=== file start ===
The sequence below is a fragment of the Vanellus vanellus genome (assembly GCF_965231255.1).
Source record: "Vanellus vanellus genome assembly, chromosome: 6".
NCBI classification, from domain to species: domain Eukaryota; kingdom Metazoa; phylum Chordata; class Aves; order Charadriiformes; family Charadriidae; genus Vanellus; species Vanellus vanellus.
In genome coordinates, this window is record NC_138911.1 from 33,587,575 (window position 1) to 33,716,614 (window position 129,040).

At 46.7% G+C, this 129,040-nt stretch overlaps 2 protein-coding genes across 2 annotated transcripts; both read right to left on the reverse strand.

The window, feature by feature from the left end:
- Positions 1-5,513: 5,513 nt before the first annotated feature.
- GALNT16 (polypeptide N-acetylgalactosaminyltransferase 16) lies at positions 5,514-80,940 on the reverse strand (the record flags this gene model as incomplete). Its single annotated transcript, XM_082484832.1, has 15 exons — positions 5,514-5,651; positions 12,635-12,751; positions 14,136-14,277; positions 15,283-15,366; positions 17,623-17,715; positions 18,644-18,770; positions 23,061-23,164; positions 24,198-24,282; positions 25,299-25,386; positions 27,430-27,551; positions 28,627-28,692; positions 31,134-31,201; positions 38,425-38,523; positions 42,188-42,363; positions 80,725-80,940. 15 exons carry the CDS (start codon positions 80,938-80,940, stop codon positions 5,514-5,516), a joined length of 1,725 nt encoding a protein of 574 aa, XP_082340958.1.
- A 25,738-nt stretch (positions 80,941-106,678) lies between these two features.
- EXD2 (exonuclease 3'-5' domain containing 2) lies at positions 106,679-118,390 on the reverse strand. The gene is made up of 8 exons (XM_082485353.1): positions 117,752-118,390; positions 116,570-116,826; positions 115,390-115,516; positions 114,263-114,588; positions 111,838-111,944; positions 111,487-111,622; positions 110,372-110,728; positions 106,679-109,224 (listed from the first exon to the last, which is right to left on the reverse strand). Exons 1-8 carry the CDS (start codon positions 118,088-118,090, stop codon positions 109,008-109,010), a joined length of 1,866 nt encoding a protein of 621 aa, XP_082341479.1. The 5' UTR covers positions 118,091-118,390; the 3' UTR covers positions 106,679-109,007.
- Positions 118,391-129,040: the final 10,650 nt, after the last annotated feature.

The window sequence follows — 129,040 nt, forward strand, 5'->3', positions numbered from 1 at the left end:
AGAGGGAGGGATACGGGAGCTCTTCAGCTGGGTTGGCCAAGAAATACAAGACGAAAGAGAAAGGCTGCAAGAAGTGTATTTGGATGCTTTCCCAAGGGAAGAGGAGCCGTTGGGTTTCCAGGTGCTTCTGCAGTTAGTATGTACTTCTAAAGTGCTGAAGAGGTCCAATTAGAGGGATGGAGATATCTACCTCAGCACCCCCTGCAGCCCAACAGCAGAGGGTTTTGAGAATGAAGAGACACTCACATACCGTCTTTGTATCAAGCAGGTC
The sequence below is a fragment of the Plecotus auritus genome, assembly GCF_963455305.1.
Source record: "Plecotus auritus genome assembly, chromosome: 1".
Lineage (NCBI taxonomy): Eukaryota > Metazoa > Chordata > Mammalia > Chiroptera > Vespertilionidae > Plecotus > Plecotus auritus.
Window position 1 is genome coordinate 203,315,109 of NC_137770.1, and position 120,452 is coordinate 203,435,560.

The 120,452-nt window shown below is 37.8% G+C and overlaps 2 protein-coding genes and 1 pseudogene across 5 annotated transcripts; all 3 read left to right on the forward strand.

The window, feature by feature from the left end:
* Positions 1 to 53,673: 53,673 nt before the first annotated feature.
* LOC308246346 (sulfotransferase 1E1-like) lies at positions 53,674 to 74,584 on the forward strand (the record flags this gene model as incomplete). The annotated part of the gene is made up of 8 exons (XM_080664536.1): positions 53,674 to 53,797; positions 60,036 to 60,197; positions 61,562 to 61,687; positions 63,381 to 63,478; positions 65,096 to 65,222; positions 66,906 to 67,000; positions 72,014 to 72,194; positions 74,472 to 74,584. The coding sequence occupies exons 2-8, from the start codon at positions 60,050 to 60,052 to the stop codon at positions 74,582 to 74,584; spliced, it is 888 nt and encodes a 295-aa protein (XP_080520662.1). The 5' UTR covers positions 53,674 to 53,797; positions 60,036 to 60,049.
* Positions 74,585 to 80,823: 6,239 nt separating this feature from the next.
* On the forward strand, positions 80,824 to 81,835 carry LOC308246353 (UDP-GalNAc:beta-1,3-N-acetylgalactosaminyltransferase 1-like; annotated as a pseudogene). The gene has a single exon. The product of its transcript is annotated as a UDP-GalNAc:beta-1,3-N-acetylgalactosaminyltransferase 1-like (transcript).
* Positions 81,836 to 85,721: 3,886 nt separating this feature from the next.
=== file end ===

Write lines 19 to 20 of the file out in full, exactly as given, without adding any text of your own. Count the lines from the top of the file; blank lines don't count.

The window, feature by feature from the left end:
* Positions 1 to 53,673: 53,673 nt before the first annotated feature.